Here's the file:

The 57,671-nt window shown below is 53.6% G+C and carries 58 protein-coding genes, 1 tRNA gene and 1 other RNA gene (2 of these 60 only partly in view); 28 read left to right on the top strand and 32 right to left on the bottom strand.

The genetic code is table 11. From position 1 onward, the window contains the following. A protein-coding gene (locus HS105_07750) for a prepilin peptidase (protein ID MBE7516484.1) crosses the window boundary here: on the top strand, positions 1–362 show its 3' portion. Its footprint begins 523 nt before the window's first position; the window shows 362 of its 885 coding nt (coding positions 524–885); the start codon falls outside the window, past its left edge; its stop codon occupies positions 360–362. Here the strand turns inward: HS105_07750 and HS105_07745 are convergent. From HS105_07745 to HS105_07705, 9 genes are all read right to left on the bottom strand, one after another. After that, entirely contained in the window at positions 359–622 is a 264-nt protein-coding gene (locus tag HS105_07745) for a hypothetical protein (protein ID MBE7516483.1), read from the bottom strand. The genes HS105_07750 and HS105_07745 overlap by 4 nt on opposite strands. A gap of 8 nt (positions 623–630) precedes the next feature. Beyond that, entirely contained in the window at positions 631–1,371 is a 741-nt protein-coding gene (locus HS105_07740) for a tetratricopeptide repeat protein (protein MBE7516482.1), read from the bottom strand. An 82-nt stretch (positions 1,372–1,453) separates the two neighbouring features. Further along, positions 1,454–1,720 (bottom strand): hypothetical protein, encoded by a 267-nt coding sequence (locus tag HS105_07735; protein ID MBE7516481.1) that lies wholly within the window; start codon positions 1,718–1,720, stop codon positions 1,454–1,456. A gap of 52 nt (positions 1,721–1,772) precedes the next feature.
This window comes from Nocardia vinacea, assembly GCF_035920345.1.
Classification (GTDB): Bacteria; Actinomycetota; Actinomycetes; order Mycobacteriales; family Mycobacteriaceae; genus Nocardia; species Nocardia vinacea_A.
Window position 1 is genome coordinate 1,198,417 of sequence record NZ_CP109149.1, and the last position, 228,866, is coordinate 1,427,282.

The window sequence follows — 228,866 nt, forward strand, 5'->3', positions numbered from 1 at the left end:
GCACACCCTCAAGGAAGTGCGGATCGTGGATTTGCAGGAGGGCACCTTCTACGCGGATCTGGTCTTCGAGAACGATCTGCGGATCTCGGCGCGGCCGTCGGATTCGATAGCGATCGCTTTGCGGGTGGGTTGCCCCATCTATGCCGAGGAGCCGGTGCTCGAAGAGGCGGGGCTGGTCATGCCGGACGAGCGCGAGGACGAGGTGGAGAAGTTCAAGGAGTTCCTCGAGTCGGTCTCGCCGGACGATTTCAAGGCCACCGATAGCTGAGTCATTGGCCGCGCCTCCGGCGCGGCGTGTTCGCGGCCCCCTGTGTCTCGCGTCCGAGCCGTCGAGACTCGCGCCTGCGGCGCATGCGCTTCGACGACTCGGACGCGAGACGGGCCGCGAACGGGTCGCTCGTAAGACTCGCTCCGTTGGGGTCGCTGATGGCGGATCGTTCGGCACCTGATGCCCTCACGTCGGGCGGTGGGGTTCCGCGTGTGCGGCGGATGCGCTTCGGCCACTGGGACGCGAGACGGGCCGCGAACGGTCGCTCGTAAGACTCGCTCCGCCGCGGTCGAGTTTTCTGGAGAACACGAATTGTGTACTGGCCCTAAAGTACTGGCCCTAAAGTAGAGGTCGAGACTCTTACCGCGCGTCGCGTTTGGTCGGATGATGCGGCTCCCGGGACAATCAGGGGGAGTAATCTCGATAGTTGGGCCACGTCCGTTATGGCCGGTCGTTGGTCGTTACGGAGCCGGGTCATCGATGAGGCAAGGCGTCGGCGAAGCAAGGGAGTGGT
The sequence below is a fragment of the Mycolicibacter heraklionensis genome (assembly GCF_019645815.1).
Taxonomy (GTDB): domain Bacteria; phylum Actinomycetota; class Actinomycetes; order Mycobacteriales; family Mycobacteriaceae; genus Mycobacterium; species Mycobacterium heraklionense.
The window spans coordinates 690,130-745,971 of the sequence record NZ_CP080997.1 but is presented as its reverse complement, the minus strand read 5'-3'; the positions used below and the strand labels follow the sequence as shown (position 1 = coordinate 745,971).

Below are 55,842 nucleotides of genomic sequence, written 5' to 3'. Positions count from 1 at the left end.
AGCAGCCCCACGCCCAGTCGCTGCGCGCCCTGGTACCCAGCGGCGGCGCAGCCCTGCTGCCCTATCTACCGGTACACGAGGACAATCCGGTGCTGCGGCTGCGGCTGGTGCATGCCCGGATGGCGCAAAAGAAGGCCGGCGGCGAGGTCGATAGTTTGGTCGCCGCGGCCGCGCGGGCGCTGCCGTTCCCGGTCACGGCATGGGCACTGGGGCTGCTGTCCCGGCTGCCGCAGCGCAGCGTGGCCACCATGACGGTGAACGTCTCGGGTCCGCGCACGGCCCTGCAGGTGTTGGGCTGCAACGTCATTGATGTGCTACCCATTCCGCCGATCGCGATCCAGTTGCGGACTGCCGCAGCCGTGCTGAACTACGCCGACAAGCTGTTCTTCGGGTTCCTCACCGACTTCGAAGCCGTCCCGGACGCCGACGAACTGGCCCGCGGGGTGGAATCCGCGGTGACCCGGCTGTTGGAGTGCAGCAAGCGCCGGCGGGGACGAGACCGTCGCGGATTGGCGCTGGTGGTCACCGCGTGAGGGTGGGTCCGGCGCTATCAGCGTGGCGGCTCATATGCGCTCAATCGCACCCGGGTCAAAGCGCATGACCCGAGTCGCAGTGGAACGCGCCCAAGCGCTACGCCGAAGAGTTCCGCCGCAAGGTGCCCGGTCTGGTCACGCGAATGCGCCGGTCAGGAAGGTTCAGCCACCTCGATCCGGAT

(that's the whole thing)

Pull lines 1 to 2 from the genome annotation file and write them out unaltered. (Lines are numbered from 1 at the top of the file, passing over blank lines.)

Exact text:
The 57,671-nt window shown below is 53.6% G+C and carries 58 protein-coding genes, 1 tRNA gene and 1 other RNA gene (2 of these 60 only partly in view); 28 read left to right on the top strand and 32 right to left on the bottom strand.

The genetic code is table 11. From position 1 onward, the window contains the following. A protein-coding gene (locus HS105_07750) for a prepilin peptidase (protein ID MBE7516484.1) crosses the window boundary here: on the top strand, positions 1–362 show its 3' portion. Its footprint begins 523 nt before the window's first position; the window shows 362 of its 885 coding nt (coding positions 524–885); the start codon falls outside the window, past its left edge; its stop codon occupies positions 360–362. Here the strand turns inward: HS105_07750 and HS105_07745 are convergent. From HS105_07745 to HS105_07705, 9 genes are all read right to left on the bottom strand, one after another. After that, entirely contained in the window at positions 359–622 is a 264-nt protein-coding gene (locus tag HS105_07745) for a hypothetical protein (protein ID MBE7516483.1), read from the bottom strand. The genes HS105_07750 and HS105_07745 overlap by 4 nt on opposite strands. A gap of 8 nt (positions 623–630) precedes the next feature. Beyond that, entirely contained in the window at positions 631–1,371 is a 741-nt protein-coding gene (locus HS105_07740) for a tetratricopeptide repeat protein (protein MBE7516482.1), read from the bottom strand. An 82-nt stretch (positions 1,372–1,453) separates the two neighbouring features. Further along, positions 1,454–1,720 (bottom strand): hypothetical protein, encoded by a 267-nt coding sequence (locus tag HS105_07735; protein ID MBE7516481.1) that lies wholly within the window; start codon positions 1,718–1,720, stop codon positions 1,454–1,456. A gap of 52 nt (positions 1,721–1,772) precedes the next feature.